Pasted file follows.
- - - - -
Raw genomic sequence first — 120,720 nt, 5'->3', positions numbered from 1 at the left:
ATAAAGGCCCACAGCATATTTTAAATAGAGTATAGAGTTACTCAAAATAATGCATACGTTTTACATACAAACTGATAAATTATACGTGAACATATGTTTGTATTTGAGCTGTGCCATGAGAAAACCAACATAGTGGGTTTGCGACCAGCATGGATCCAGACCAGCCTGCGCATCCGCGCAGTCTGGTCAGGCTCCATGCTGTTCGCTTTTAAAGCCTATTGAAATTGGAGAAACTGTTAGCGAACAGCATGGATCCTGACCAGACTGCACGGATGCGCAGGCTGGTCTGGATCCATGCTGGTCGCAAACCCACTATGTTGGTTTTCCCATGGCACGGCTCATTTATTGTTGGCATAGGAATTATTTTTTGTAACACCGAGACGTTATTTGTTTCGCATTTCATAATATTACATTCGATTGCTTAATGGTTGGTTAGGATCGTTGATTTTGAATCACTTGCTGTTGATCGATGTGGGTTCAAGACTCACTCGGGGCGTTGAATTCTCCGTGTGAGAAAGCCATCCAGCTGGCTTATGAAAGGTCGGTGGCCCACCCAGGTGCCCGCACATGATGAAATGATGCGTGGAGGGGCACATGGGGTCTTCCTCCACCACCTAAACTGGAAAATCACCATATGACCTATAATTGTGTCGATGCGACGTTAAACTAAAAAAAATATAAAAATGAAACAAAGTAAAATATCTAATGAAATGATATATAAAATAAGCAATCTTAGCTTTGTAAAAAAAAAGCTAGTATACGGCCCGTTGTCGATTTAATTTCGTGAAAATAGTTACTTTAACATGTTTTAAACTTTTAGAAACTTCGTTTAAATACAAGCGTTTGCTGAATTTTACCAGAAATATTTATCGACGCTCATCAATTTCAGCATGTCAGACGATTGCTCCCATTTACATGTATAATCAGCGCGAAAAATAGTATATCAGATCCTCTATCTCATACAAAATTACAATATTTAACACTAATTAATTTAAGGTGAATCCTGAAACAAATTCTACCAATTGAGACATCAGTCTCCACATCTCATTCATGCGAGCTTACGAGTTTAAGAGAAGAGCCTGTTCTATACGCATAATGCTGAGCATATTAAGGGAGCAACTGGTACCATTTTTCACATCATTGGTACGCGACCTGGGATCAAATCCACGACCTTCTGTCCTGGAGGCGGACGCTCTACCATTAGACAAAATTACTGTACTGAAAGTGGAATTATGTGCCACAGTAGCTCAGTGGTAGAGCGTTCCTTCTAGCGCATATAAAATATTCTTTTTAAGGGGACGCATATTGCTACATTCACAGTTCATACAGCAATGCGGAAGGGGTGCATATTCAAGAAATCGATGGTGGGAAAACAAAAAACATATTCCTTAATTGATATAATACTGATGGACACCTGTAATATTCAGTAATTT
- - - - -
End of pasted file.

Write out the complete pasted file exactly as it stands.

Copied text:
Raw genomic sequence first — 120,720 nt, 5'->3', positions numbered from 1 at the left:
ATAAAGGCCCACAGCATATTTTAAATAGAGTATAGAGTTACTCAAAATAATGCATACGTTTTACATACAAACTGATAAATTATACGTGAACATATGTTTGTATTTGAGCTGTGCCATGAGAAAACCAACATAGTGGGTTTGCGACCAGCATGGATCCAGACCAGCCTGCGCATCCGCGCAGTCTGGTCAGGCTCCATGCTGTTCGCTTTTAAAGCCTATTGAAATTGGAGAAACTGTTAGCGAACAGCATGGATCCTGACCAGACTGCACGGATGCGCAGGCTGGTCTGGATCCATGCTGGTCGCAAACCCACTATGTTGGTTTTCCCATGGCACGGCTCATTTATTGTTGGCATAGGAATTATTTTTTGTAACACCGAGACGTTATTTGTTTCGCATTTCATAATATTACATTCGATTGCTTAATGGTTGGTTAGGATCGTTGATTTTGAATCACTTGCTGTTGATCGATGTGGGTTCAAGACTCACTCGGGGCGTTGAATTCTCCGTGTGAGAAAGCCATCCAGCTGGCTTATGAAAGGTCGGTGGCCCACCCAGGTGCCCGCACATGATGAAATGATGCGTGGAGGGGCACATGGGGTCTTCCTCCACCACCTAAACTGGAAAATCACCATATGACCTATAATTGTGTCGATGCGACGTTAAACTAAAAAAAATATAAAAATGAAACAAAGTAAAATATCTAATGAAATGATATATAAAATAAGCAATCTTAGCTTTGTAAAAAAAAAGCTAGTATACGGCCCGTTGTCGATTTAATTTCGTGAAAATAGTTACTTTAACATGTTTTAAACTTTTAGAAACTTCGTTTAAATACAAGCGTTTGCTGAATTTTACCAGAAATATTTATCGACGCTCATCAATTTCAGCATGTCAGACGATTGCTCCCATTTACATGTATAATCAGCGCGAAAAATAGTATATCAGATCCTCTATCTCATACAAAATTACAATATTTAACACTAATTAATTTAAGGTGAATCCTGAAACAAATTCTACCAATTGAGACATCAGTCTCCACATCTCATTCATGCGAGCTTACGAGTTTAAGAGAAGAGCCTGTTCTATACGCATAATGCTGAGCATATTAAGGGAGCAACTGGTACCATTTTTCACATCATTGGTACGCGACCTGGGATCAAATCCACGACCTTCTGTCCTGGAGGCGGACGCTCTACCATTAGACAAAATTACTGTACTGAAAGTGGAATTATGTGCCACAGTAGCTCAGTGGTAGAGCGTTCCTTCTAGCGCATATAAAATATTCTTTTTAAGGGGACGCATATTGCTACATTCACAGTTCATACAGCAATGCGGAAGGGGTGCATATTCAAGAAATCGATGGTGGGAAAACAAAAAACATATTCCTTAATTGATATAATACTGATGGACACCTGTAATATTCAGTAATTT